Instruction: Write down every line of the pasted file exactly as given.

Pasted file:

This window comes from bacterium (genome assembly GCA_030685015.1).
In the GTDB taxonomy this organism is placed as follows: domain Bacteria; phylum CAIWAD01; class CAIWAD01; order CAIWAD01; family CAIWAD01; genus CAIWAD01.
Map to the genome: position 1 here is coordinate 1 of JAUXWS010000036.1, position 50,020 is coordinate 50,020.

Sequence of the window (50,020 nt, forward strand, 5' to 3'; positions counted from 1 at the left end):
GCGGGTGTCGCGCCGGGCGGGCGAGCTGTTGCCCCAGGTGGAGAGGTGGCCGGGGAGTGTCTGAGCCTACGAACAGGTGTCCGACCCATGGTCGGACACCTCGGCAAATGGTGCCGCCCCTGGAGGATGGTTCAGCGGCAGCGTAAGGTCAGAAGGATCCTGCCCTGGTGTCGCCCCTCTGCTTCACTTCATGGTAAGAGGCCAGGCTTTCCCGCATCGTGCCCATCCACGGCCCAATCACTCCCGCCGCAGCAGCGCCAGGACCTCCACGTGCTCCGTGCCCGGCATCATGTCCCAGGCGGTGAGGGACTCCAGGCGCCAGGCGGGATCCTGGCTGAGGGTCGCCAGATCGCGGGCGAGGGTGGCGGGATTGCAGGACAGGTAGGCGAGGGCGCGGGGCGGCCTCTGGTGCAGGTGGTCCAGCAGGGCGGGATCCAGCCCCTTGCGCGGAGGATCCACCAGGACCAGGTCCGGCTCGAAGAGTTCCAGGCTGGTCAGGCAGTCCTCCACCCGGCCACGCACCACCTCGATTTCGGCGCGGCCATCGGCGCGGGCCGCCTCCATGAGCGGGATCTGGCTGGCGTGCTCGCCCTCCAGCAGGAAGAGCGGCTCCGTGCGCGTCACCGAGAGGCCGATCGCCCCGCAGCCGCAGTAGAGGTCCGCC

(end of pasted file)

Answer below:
This window comes from bacterium (genome assembly GCA_030685015.1).
In the GTDB taxonomy this organism is placed as follows: domain Bacteria; phylum CAIWAD01; class CAIWAD01; order CAIWAD01; family CAIWAD01; genus CAIWAD01.
Map to the genome: position 1 here is coordinate 1 of JAUXWS010000036.1, position 50,020 is coordinate 50,020.

Sequence of the window (50,020 nt, forward strand, 5' to 3'; positions counted from 1 at the left end):
GCGGGTGTCGCGCCGGGCGGGCGAGCTGTTGCCCCAGGTGGAGAGGTGGCCGGGGAGTGTCTGAGCCTACGAACAGGTGTCCGACCCATGGTCGGACACCTCGGCAAATGGTGCCGCCCCTGGAGGATGGTTCAGCGGCAGCGTAAGGTCAGAAGGATCCTGCCCTGGTGTCGCCCCTCTGCTTCACTTCATGGTAAGAGGCCAGGCTTTCCCGCATCGTGCCCATCCACGGCCCAATCACTCCCGCCGCAGCAGCGCCAGGACCTCCACGTGCTCCGTGCCCGGCATCATGTCCCAGGCGGTGAGGGACTCCAGGCGCCAGGCGGGATCCTGGCTGAGGGTCGCCAGATCGCGGGCGAGGGTGGCGGGATTGCAGGACAGGTAGGCGAGGGCGCGGGGCGGCCTCTGGTGCAGGTGGTCCAGCAGGGCGGGATCCAGCCCCTTGCGCGGAGGATCCACCAGGACCAGGTCCGGCTCGAAGAGTTCCAGGCTGGTCAGGCAGTCCTCCACCCGGCCACGCACCACCTCGATTTCGGCGCGGCCATCGGCGCGGGCCGCCTCCATGAGCGGGATCTGGCTGGCGTGCTCGCCCTCCAGCAGGAAGAGCGGCTCCGTGCGCGTCACCGAGAGGCCGATCGCCCCGCAGCCGCAGTAGAGGTCCGCC